In order to obtain the hand of Kriemhild in marriage, Siegfried must assist Gunther in likewise obtaining the hand of Brunhild (Hanna Ralph), warrior queen of Iceland. Brunhild has pledged that she will only marry a warrior who can defeat her in a series of athletic games – these involve throwing a large spear, throwing a heavy rock, and leaping through the air. Upon arrival at Brunhild’s castle, Siegfried assists Gunter in defeating Brunhild by donning the cloak of invisibility and utilising his special strength.

Upon the party’s return to Worms, Brunhild weds Gunther, and Siegfried takes Kriemhild. However, during an encounter on the steps of Worms cathedral between the two women, Brunhild learns how Siegfried and Gunther had deceived her into giving up her kingdom. She calls on Siegfried to be killed in revenge. Gunther agrees and together with Hagan tricks Kriemhild into revealing Siegfried’s vulnerable spot. Hagan then spears the young hero in the back and kills him. With the death of Siegfreid, Brunhild becomes remorseful and apparently commits suicide. Kriemhild seeks revenge on Gunter and Hagan.

— Fritz Lang Defined Film Fantasy with Die Nibelungen

By Tristan Ettleman, 6 July 2019

Dragons, dwarves, invisibility, transformations, kings and queens, massive castles, deep forests, foreboding swamps and caves; Fritz Lang rendered this and more with fantastic brilliance in his pair of DIE NIBELUNGEN films, based on the (circa) 1200 AD Germanic poem NIBELUNGENLIED. The technical is impressive but there’s more to the films than that. The artistry of the sets and costumes and special effects pull the magic together, but the very structure and scope of the legend told does the form justice. Too often is some form of the term “cinema as poetry” used but DIE NIBELUNGEN may have to be one of the true exceptions. It is literally accomplishing the feat of true epic poetry. What I mean is that DIE NIBELUNGEN does feel like an artifact out of history, a looming work older than its relatively short 95 years at the time of this writing. “Otherworldly,” encapsulates DIE NIBELUNGEN’s incredible ability to draw investment. Its length (all told, nearly 5 hours long) allowed Lang to let no stone go unturned, giving so much time to each of the archetypal characters. The mythology becomes less distant or theoretical because of it.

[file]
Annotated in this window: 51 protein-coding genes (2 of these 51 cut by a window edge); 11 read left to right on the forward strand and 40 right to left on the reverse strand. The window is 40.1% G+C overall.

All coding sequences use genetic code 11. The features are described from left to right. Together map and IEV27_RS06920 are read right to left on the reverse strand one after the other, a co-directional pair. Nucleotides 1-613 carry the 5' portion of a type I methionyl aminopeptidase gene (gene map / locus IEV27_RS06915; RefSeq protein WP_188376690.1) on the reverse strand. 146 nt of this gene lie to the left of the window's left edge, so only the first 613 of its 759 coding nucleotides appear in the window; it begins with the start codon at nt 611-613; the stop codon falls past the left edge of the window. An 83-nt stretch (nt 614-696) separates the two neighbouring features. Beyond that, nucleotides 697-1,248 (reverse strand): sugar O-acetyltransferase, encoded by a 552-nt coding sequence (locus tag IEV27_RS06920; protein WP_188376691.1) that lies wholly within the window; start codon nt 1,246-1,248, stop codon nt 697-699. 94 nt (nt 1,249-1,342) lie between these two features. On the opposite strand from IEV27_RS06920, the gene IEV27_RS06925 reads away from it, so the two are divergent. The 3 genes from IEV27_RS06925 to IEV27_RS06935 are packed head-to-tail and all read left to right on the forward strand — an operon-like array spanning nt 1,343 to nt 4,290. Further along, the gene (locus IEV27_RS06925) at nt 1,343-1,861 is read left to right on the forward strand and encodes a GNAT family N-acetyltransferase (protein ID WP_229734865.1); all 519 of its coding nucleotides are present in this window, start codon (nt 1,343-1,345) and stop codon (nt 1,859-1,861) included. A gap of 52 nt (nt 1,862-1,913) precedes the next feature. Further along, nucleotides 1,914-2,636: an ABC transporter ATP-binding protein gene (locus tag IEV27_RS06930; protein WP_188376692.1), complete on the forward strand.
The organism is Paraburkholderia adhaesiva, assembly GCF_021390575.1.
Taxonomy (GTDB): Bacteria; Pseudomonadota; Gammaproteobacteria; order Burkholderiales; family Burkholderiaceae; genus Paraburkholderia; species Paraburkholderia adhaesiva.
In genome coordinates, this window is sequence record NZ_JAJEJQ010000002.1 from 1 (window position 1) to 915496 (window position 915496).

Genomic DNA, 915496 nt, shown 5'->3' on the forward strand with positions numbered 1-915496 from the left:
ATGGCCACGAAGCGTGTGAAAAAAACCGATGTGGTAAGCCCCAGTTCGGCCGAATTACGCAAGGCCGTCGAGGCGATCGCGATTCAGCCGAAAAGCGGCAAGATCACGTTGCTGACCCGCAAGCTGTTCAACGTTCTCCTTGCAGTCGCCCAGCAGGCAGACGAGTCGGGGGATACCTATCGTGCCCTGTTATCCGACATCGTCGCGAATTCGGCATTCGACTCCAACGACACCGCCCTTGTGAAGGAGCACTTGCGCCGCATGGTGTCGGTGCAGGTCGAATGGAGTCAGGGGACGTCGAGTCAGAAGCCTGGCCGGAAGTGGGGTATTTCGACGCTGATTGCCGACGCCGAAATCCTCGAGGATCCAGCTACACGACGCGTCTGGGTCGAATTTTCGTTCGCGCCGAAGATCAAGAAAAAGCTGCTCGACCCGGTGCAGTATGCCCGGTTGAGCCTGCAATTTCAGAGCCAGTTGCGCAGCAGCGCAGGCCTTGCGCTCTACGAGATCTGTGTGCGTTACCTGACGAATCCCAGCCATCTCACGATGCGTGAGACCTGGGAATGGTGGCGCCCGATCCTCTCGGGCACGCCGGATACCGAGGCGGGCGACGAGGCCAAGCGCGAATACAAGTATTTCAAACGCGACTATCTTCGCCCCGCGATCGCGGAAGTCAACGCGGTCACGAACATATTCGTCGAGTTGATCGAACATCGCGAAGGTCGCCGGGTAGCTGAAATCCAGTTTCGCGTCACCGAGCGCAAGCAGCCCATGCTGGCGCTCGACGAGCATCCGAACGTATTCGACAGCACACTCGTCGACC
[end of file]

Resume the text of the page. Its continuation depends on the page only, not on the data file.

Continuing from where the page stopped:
By the end of DIE NIBELUNGEN, the initial impression of a straightforward myth is transformed into a complex legend. Siegfried becomes less of the uncomplicated hero; he has the capriciousness and moral ambiguity of even the Greek tragedians. Kriemhild becomes a ruthless manipulator who we nevertheless root for. These portrayals are Lang’s, coaxed from the incredible cast of his film and the structure of the original poem. He saw in NIBELUNGENLIED another story, a morally ambiguous one revolving around two men’s deception of women. These deceptions and circuitous sequences of dramatic elevation make DIE NIBELUNGEN more than just a pretty face, which indeed it was. Its fantastical elements are so perfectly realized. Lang’s films were not truly Expressionistic, and perhaps the effects of DIE NIBELUNGEN could be termed as realistic for their time. But because they were really not, because the dragon and the costumes and architecture and deep forests are so stylized, more Impressionistically than Expressionistically, Lang’s fantasy still feels timeless, deepened by a compelling family drama.


With warm regards from the President and Committee of Wagner Society in NSW.